On Sunday 28th March, 1999 I was invited to tell peace stories at the Palm Sunday Rally for Peace in Brisbane. We also improvised and created our own Peace Story and illustrated it on the spot. It's the first of, what I hope will become, a long list of peace stories.

The Blood-Filled Cave
Students from 6 to 13 years old at the Coorparoo State School After School Care had fun creating this mind bending and messy story with me.
 
The Woozals At South Banks IMAX
Four students from year 4C at Ironside State School created this story after one of my storytelling story/creation workshops. The class decided this was the one, out of all their stories, that they wanted published so, here it is! Watch out for the Woozals!
 
Spice Up Your Life at Ironbark Gully
  This story is explosive. It was created with year 3.3 students during a project at Ferny Hills State School
 
The Striped Marsh Frog and the Queen of the Pond

  Here's a story about two of our beautiful local Australian animals - the Striped Marsh Frog and the Bearded Dragon. I had the pleasure of creating it with the Year 2 students at Westside Christian College at Goodna.
 
Another Boring Excursion?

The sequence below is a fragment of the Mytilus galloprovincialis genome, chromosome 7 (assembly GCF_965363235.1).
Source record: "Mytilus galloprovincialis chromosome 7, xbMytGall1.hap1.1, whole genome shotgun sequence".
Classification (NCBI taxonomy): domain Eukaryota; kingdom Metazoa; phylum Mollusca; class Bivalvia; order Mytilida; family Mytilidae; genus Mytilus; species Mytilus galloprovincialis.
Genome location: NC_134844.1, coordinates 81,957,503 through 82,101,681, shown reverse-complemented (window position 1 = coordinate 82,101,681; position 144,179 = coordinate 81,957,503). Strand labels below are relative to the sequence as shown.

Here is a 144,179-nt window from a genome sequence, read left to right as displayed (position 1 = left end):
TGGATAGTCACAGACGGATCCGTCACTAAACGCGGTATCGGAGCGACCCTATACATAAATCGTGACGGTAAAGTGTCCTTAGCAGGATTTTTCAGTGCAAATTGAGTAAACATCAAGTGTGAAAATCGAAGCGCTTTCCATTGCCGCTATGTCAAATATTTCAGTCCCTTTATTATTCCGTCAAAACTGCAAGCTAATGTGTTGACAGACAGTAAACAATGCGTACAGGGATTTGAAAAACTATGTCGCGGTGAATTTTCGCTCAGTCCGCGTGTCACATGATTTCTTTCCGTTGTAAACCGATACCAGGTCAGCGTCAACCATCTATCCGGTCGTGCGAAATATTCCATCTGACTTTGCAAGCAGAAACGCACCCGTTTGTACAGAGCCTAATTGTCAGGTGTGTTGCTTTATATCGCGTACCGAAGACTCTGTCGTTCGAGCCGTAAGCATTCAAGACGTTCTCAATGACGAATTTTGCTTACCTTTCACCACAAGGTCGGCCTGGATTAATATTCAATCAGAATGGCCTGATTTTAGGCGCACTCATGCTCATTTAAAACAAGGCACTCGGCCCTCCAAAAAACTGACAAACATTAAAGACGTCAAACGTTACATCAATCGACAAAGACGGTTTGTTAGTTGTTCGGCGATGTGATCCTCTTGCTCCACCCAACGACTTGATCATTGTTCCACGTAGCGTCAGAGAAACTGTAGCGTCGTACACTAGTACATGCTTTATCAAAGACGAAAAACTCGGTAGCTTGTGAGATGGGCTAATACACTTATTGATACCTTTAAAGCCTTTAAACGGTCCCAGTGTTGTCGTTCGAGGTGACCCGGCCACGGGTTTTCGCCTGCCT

Another story from Westside Christian College at Goodna - this time from the year 3c's. There's a snake and a Brahminy Kite in this one.
 
The Mud Monster from Mountain Creek
  It's an exciting story created at Maroochydore Library on the 21st August, 1997 by 5 and 9yr olds. It's got some great illustrations but it's a bit large. So if you want a text only version here it is - The Mud Monster Text.
 
The Fisherman Who Needed a Bath
The Quest for the Tomatoe Sauce

  Stories created by a mixed audience of preschool and primary school students at the Noosa Shire Library on the 20th August, 1997. Both stories are centred around the wonderful Noosa River and the Cooloola National Park.
 
Old Joe Gets a Bit Sharkey
 An Australian tall story created amongst the fishermen, mangroves and pelicans of Brighton on the shores of Moreton Bay. If you don't want to wait for some photo's of Brighton to download, here's Old Joe text only
 
The Space Watch

 Sick of Game Boy and Nintendo? How about a real Star Wars game?
 
A Safe White Crossing